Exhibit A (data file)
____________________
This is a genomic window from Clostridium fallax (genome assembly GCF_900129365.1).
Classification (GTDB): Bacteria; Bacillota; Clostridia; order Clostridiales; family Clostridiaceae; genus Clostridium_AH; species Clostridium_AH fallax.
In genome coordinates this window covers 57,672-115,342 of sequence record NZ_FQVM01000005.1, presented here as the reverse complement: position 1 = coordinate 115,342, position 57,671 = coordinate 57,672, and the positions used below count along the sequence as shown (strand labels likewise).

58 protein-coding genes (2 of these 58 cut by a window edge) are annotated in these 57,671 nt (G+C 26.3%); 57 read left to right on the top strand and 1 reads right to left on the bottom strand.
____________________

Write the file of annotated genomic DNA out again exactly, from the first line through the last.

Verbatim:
This is a genomic window from Clostridium fallax (genome assembly GCF_900129365.1).
Classification (GTDB): Bacteria; Bacillota; Clostridia; order Clostridiales; family Clostridiaceae; genus Clostridium_AH; species Clostridium_AH fallax.
In genome coordinates this window covers 57,672-115,342 of sequence record NZ_FQVM01000005.1, presented here as the reverse complement: position 1 = coordinate 115,342, position 57,671 = coordinate 57,672, and the positions used below count along the sequence as shown (strand labels likewise).

58 protein-coding genes (2 of these 58 cut by a window edge) are annotated in these 57,671 nt (G+C 26.3%); 57 read left to right on the top strand and 1 reads right to left on the bottom strand.